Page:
8. Only the most efficient can stay and satisfy consumer demand in the best possible way (with lower prices and higher quality).

Foreign Trade Models

In economics, various model slain the logic of foreign trade flows over a while, trying to identify which are the d Here are four of the best known briefly:

Absolute Advantage of Adam Smith

  • According to this model, the goods produce and exported from countries with lower production costs.
  • Thus, if country A has a lower cost of producing shoes than the rest (B, C, Z), either because its inputs are cheaper or capable of using fewer inputs, the shoes will be produced in A. They will export to the rest of the countries.
  • According to Ricardo’s model, David Ricardo’s relative advantage is what is relevant to determine what will be produced and traded in a country are not the total costs but the relative costs.
  • In this way, even when a country has a definite cost disadvantage with all the others, it can still take advantage of foreign trade’s advantages by focusing its production on the goods in which it is relatively more efficient.

Heckscher-Ohlin Model

  • This model proposes that countries will focus their production on more intensive output production that is more abundant in the country.
  • Thus, for example, if a country has a large labour force, then it will tend to produce labour-intensive goods, while it will import capital-intensive goods.

Singer-Prebish Model

  • According to this model, it generates a real exchange relationship between developed. And undeveloped countries that are detrimental to the latter.
  • In effect, the prices of inputs or raw materials in which the poorest countries tend to specialize tend to decline. While the more processed products, typical of developed countries, tend to rise.
  • The authors recommend that undeveloped countries boost their local production and reduce foreign trade.

Forms of Foreign Trade

The three basic forms of foreign trade are as follows:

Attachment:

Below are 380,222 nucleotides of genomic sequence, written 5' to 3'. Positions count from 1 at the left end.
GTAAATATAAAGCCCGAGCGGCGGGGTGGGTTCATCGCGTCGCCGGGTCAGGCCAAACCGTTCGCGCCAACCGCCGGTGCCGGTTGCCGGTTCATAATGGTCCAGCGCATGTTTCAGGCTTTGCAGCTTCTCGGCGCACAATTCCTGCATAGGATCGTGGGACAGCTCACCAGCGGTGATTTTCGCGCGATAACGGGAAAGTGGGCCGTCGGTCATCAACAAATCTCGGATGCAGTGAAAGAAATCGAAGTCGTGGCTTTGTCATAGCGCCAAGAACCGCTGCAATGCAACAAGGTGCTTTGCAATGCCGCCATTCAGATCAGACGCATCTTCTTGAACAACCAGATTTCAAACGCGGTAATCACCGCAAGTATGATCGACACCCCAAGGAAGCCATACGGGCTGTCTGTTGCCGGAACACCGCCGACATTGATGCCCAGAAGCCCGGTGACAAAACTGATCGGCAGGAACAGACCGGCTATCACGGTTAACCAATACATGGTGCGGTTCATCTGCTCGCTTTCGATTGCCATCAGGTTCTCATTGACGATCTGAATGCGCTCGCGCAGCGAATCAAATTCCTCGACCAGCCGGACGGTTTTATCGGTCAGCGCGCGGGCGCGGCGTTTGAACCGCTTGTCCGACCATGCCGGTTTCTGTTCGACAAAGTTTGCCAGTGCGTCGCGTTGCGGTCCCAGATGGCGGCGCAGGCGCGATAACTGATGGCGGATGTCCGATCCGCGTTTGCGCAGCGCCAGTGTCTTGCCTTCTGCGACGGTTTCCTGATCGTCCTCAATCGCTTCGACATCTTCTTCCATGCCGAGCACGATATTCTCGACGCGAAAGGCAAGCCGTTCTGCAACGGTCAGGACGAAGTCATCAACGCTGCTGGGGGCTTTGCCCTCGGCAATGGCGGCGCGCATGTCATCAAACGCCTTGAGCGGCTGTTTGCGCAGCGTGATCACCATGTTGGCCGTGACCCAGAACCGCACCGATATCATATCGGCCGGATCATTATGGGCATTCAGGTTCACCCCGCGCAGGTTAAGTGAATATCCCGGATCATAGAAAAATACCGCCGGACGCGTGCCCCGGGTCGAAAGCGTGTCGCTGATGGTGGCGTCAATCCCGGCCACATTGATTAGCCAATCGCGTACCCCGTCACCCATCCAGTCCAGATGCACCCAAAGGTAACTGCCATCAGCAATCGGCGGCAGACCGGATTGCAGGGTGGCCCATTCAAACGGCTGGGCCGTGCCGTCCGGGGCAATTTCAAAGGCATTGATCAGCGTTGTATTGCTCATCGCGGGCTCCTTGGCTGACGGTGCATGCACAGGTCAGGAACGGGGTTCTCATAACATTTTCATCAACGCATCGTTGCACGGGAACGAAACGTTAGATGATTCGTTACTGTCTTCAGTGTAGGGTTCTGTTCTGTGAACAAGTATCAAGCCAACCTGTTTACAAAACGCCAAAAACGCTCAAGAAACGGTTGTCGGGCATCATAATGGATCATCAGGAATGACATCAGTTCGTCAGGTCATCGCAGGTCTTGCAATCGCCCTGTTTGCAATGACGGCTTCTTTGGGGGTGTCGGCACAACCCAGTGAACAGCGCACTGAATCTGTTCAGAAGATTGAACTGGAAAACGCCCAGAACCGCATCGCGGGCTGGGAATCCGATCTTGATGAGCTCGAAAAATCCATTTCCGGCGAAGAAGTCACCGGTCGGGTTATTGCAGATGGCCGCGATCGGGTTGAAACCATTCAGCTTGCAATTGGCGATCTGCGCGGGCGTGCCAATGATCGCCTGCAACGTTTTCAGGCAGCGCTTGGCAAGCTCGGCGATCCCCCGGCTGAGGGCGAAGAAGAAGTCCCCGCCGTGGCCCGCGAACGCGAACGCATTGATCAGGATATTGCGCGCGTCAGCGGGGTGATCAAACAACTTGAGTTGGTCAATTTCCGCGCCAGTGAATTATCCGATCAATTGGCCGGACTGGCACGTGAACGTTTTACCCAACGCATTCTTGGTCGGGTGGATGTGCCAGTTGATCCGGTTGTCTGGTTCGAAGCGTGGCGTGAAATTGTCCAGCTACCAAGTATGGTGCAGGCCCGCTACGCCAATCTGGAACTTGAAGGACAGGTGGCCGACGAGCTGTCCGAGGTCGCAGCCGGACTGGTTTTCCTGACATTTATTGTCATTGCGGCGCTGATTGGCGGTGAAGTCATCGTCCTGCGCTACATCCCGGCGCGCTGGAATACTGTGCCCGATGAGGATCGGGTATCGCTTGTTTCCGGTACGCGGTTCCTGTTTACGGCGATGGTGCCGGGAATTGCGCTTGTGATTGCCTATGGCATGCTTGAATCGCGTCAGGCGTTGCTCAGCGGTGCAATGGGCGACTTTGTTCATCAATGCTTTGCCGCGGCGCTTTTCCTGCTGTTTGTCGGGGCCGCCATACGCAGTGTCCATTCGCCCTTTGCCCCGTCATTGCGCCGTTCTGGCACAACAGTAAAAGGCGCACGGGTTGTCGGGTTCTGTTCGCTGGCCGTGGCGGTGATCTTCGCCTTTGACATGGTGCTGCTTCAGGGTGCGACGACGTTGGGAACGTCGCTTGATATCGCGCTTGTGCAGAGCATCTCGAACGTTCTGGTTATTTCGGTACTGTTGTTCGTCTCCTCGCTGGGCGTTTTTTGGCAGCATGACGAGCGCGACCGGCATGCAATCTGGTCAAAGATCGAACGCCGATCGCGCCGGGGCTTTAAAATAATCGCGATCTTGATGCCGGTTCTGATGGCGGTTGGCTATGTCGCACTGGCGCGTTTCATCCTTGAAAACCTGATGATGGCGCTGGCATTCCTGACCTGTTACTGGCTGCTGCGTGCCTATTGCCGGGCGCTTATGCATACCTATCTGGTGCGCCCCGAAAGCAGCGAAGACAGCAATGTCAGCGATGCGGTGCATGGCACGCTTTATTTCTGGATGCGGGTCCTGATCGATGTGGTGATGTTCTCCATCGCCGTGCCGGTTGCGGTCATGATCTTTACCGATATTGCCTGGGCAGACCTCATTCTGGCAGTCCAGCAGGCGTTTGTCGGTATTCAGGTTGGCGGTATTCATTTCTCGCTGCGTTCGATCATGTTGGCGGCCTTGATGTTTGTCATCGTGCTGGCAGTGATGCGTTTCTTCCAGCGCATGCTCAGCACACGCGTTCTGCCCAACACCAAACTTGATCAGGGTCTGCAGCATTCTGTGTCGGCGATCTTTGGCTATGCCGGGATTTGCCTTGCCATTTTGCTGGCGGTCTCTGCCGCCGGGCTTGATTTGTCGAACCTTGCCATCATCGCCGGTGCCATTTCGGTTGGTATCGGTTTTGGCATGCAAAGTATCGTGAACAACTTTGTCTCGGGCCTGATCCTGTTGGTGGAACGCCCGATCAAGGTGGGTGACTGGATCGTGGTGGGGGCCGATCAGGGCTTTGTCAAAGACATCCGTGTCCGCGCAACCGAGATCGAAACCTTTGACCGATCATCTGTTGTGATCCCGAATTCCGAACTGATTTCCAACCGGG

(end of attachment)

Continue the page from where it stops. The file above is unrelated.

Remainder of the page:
Export: They are the set of goods and services sold by a country in foreign territory.

Import:  They are the set of goods and services purchased by a country in foreign territory for use in the national environment.

Transit trade: Transit trade considers financial services. The individual who executes the operation does not have a registered office either in the exporting or importing country but is located in a third country.

There are also special forms that do not fall into the previous categories:

  • Direct international investments.
  • Compensation operations.
  • Improvement operations.
  • Manufacture under license.
  • Franchise.
  • Cooperation.
  • Project companies abroad.
  • Independent intermediaries.
  • Channels of merchandise distribution

Also, merchandise distribution channels in foreign trade are classified as follows:

Direct: The distribution makes directly between the producer and the buyer, without any national intermediary involvement.

Indirect: They carry out through special companies dedicated to foreign trade that act as intermediaries.

Conclusion

Foreign trade refers to transactions of a commercial and financial nature, which implies exchanging goods. And services between a particular country with other countries or nations.

It involves the sale or export and purchasing or import of products, goods or services, from one country to another. The objective is to satisfy consumer demand for certain products.

Also Read: Business Analyst – Definition, Characteristics, and More